When a client (e.g. the Kee browser addon) connects to KeePass with the KeePassRPC plugin, it encrypts the communication between itself and KeePass to help protect your passwords from some types of malware.
For this encryption to work, there needs to be a secret key/password that is shared between the two communicating partners - in our case that is the Kee add-on and the KeePassRPC KeePass plugin.
Both ends of the connection need to store the secret key in a safe place; the security level you choose will affect where and how these keys are stored.
No matter which security level you use, the actual messages travelling between your web browser and KeePass are encrypted with the highest available security.
Which security level should I choose?
Most people will be happiest with the default medium security level - it provides a good balance of security and convenience.
If you want higher security you can either:
Select the high security level which will ask you to type a new short password every time you connect a KeePassRPC client (such as the Kee addon) to KeePass. A new secret key is created from each password you type.
Adjust the “Authorisation expiry time” to decrease the length of time that each secret key is used for. The default expiry time is one year.
You should only choose the low security mode if you are performing a short-term test to diagnose problems that prevent you from using a higher security level.
Technical detail about exactly what is different between each security level can be found below.
Connection security options
There are a few security options for each end of the connection. Naturally you should select the highest security level that you can but there are lower security options available for those who can’t justify the extra time required to use the higher security options.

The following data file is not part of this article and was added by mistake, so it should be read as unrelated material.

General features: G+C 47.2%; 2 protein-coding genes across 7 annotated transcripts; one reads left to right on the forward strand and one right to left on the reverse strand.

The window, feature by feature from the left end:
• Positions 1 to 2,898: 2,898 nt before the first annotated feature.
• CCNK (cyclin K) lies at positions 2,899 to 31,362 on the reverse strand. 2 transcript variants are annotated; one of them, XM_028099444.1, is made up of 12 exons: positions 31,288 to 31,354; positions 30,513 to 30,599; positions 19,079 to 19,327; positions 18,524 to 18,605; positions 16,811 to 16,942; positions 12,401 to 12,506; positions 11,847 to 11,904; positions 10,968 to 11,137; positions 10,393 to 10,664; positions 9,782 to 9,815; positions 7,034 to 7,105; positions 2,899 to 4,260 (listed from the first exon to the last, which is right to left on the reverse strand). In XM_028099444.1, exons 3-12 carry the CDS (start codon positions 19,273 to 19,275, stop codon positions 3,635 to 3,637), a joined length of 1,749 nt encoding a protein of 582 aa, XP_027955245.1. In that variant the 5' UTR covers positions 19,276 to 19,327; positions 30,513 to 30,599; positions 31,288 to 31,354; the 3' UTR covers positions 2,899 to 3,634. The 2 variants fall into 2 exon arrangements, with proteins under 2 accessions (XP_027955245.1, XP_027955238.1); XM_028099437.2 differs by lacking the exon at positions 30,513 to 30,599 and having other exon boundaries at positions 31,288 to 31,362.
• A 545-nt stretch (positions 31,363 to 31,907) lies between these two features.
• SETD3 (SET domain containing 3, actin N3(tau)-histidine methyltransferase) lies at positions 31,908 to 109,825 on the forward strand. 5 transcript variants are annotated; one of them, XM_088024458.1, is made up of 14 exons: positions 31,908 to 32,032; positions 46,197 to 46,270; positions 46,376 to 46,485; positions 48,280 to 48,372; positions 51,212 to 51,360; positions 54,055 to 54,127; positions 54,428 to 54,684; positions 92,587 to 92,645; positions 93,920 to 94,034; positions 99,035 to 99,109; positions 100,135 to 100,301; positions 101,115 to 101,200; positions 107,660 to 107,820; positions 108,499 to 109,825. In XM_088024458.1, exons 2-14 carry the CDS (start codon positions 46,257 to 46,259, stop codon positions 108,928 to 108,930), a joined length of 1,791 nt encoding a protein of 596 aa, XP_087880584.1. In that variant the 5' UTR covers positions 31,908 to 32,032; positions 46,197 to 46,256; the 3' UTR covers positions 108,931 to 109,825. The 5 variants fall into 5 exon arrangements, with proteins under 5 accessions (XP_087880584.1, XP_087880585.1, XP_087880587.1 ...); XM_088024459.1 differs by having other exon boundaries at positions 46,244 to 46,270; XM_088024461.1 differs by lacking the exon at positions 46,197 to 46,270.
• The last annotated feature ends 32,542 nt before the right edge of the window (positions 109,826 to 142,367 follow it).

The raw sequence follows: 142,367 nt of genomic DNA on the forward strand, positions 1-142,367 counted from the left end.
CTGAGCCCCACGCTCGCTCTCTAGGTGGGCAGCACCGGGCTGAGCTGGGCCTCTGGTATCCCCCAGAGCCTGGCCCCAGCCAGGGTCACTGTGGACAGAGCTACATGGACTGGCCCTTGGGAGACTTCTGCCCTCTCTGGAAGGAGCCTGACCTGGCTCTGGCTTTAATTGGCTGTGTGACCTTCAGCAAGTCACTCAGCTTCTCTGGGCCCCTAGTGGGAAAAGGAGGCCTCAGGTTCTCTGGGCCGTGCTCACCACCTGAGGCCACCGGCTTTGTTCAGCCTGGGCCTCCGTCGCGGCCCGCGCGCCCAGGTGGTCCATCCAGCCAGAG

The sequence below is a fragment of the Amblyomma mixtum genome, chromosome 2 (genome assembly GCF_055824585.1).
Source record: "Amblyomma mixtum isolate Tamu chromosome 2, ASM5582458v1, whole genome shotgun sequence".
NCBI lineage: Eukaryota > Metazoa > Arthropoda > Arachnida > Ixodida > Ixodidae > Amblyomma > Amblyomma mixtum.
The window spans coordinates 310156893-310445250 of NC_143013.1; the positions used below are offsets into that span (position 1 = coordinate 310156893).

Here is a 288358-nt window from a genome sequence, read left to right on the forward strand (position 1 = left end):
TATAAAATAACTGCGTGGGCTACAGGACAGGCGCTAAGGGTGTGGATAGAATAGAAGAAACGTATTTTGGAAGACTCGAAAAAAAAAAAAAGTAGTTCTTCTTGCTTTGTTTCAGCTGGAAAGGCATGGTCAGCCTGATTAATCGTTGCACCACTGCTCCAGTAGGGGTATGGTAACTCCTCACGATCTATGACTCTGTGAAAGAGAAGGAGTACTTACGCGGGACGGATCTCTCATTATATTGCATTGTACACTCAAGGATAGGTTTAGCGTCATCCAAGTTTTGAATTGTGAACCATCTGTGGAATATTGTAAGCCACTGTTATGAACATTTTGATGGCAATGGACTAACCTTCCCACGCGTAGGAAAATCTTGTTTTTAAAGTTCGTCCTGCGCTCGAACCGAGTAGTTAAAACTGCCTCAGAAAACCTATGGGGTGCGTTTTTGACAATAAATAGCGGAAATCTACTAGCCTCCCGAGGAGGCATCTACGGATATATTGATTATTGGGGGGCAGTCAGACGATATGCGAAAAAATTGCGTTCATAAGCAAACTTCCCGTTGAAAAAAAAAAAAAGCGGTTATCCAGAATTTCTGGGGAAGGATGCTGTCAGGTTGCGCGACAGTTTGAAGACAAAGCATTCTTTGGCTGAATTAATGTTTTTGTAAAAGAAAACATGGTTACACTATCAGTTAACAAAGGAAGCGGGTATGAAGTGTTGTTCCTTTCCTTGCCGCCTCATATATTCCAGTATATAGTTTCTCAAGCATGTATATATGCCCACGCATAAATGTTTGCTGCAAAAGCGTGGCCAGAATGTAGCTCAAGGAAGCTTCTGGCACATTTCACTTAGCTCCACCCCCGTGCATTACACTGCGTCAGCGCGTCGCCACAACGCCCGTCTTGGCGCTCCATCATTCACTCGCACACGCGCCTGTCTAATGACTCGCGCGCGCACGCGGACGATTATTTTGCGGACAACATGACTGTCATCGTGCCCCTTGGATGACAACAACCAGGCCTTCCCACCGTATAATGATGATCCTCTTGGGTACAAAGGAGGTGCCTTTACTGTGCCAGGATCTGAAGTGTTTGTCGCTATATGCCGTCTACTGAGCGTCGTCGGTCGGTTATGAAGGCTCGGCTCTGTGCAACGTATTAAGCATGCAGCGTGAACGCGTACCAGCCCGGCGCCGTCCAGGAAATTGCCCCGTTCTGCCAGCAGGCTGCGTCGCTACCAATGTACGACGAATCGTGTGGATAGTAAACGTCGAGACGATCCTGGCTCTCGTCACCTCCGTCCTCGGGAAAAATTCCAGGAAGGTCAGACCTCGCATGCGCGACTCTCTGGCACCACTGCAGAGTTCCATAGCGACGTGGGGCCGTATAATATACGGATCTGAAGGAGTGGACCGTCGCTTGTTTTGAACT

We strongly recommend NEVER using the low security options unless it’s the only way that you can get your computer to establish a connection between KeeFox and KeePassRPC (if that is the case you should ask for help on the forum and be prepared to re-install some faulty parts of your computer).
The table below explains where the secret key is stored.
|Kee (Firefox/Chrome)||KeePassRPC (KeePass)|
|High||Not stored||Not stored|
|Medium||Add-on/extension storage location*||KeePass config file (Windows users: encrypted - strength depends on your windows logon password; Linux/Mac users: protected only by standard filesystem permission ACLs)|
|Low||Not applicable||KeePass config file (unencrypted)|
* This storage location is not encrypted by default. Neither Firefox nor Chrome currently offer a way to encrypt this. However, such encryption would offer no security or convenience improvement over the behaviour of the High security option. So, while this is a change to the way that KeeFox used to work, it is no reason to be alarmed.
High security levels mean that a new password is randomly generated every time a client (e.g. the Kee addon) connects to KeePassRPC. This is probably too intrusive for many users but you might decide that the extra security is worth the added inconvenience in your situation.
Clients other than Kee will store the secret key in different locations. You should consult the documentation specific to that client. For example, KeeFox security levels are described on this documentation page.
You can optionally require that the other end of a secure connection uses a minimum security level before a connection can be established.
Note that security levels can be spoofed by the other connecting party so they should be used as a convenience for the end-user to encourage correct behaviour rather than a guaranteed contract.
You can set an expiry time for the secret key that clients like the Kee addon use.
The “Authorisation expiry time” configures the maximum time that your authorisation (via the random password) with KeePassRPC will be valid. Set a value in hours from 1 to 43800 (5 years). The default setting is 8760 (1 year). Set this value in the KeePassRPC options window.